The Independent Voice of Southern Methodist University Since 1915

The Daily Campus

The Daily Campus

The Independent Voice of Southern Methodist University Since 1915

The Daily Campus

The Independent Voice of Southern Methodist University Since 1915

The Daily Campus

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Arizona shooting prompts SMU response

Officials propose ‘threat of violence’ procedures on campus

Violence on campus is a frightening possibility for students and, SMU Police Chief Graves says, a realistic one. Graves said at least two incidences of violence resulting in fatalities occur yearly on college campuses in the United States. Nearly a month ago, three people were shot to death in a classroom at the University of Arizona moments before the gunman took his own life in front of the students.

So, just how safe are we?

SMU has made clear its policy on tornadoes, fire hazards and traffic laws, but how equipped is the university for an act of violence, particularly a shooting incident like the infamous Columbine murders? Graves believes the best way to tackle the threat of violence is to focus on prevention. This, he feels, is the key to our safety.

“Our officers are trained, and the law enforcement is in place,” Graves said. He added that SMU has close ties with the surrounding emergency teams in University Park.

“Depending on the specific threat, we would contact other agencies to assist us,”he said.

Currently there is no formal policy at SMU outlining a procedural response to the threat of violence. However, Anita Ingram from the risk management office said a policy on workplace violence is currently being drafted by the SMU Police Department and is waiting for approval from the President’s Executive Council. If approved, the plan will be added to the university policy manual.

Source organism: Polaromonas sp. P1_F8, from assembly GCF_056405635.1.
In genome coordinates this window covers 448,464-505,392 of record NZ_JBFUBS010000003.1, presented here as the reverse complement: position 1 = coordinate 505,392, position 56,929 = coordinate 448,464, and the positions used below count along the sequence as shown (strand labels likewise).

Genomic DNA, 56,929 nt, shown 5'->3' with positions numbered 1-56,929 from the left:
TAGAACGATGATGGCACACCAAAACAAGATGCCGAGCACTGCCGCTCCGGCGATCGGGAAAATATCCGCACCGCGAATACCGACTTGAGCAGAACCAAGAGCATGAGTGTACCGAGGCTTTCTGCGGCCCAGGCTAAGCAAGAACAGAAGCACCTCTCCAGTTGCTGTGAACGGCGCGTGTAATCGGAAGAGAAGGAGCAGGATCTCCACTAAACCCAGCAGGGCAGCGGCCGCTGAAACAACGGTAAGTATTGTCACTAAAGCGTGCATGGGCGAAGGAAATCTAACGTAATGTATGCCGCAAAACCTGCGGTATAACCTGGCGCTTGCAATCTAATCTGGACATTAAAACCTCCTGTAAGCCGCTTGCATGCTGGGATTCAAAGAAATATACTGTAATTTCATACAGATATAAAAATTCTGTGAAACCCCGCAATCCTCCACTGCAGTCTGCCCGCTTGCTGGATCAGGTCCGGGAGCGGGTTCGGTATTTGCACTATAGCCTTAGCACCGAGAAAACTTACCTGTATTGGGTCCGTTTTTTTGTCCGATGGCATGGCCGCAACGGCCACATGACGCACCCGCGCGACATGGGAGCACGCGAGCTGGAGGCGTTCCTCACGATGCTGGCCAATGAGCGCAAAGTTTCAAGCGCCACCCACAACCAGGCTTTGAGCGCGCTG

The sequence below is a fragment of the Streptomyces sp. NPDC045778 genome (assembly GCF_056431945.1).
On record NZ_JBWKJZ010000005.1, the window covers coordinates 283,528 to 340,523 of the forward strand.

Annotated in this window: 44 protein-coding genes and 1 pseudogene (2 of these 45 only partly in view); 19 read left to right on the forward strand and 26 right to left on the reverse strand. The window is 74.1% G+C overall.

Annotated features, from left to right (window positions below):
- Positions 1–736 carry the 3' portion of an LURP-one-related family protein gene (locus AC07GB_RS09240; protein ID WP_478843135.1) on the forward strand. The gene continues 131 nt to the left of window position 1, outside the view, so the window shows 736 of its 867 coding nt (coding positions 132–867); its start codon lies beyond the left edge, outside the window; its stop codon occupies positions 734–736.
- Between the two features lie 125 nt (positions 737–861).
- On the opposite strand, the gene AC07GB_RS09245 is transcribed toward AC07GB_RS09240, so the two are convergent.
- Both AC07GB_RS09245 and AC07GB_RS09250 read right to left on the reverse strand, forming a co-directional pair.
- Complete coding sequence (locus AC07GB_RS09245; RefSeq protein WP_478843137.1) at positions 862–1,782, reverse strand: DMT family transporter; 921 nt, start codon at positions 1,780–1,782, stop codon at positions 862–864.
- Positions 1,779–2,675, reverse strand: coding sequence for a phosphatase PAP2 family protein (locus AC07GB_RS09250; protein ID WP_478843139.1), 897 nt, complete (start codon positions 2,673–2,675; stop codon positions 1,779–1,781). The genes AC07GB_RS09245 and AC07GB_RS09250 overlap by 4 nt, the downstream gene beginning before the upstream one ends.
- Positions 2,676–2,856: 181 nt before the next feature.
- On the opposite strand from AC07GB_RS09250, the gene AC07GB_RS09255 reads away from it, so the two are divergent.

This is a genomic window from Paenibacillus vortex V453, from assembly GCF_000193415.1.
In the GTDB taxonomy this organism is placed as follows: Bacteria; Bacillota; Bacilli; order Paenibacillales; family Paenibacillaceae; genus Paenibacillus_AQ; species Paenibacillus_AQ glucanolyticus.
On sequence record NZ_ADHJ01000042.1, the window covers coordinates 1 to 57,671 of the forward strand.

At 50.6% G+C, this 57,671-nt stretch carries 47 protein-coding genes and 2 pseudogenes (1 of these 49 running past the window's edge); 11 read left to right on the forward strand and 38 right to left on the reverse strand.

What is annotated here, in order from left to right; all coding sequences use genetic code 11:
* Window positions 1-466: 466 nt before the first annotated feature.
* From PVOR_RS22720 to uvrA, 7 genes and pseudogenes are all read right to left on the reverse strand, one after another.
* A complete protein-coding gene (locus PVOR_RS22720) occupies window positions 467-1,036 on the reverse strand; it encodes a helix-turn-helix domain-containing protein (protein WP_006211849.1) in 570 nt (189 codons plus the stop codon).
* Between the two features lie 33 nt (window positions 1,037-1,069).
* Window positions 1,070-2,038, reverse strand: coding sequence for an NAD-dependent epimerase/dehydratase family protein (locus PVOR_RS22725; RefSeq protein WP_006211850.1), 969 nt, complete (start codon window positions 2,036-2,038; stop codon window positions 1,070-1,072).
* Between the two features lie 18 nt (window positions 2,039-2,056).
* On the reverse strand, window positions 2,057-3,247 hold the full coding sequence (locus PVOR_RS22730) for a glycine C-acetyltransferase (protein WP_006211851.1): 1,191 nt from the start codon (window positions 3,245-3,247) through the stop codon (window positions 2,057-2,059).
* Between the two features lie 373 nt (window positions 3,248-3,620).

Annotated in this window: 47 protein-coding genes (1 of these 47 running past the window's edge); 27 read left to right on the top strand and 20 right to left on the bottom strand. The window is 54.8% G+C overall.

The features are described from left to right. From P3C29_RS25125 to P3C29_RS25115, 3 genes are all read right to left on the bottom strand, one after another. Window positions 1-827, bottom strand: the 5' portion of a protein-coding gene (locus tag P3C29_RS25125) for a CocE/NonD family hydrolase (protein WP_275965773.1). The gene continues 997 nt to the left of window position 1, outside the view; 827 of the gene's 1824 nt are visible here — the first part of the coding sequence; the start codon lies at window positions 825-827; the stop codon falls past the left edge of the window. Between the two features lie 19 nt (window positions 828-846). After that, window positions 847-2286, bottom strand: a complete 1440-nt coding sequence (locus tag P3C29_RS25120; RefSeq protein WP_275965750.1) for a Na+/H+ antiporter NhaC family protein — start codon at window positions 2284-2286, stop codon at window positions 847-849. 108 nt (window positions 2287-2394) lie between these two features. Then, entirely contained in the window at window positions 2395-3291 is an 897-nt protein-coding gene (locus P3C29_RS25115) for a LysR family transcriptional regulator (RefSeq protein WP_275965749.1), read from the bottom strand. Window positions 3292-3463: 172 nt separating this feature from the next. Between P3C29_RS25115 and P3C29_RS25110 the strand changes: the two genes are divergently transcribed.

“It’s important to point out that the policy is not incident-specific,” Ingram said. “It is more general and encompassing in nature.”

Although the new policy cannot possibly list every kind of threat, Ingram said it clearly outlines the university’s position against violence on campus.

Graves said there would be a significant difference in the role the SMU Police Department would play in such an emergency situation compared to the university’s approach.

“We would handle it as a crime scene,” Graves said. “The university would respond to it as a crisis.”

Regardless, it would still be a combined effort. The SMU Police Department and other local law enforcement agencies would respond to the actual crime, whereas the university would work to stabilize the community and focus on the psychological impact of a campus-wide tragedy.

Graves said the best form of risk management is to be prepared before something happens.

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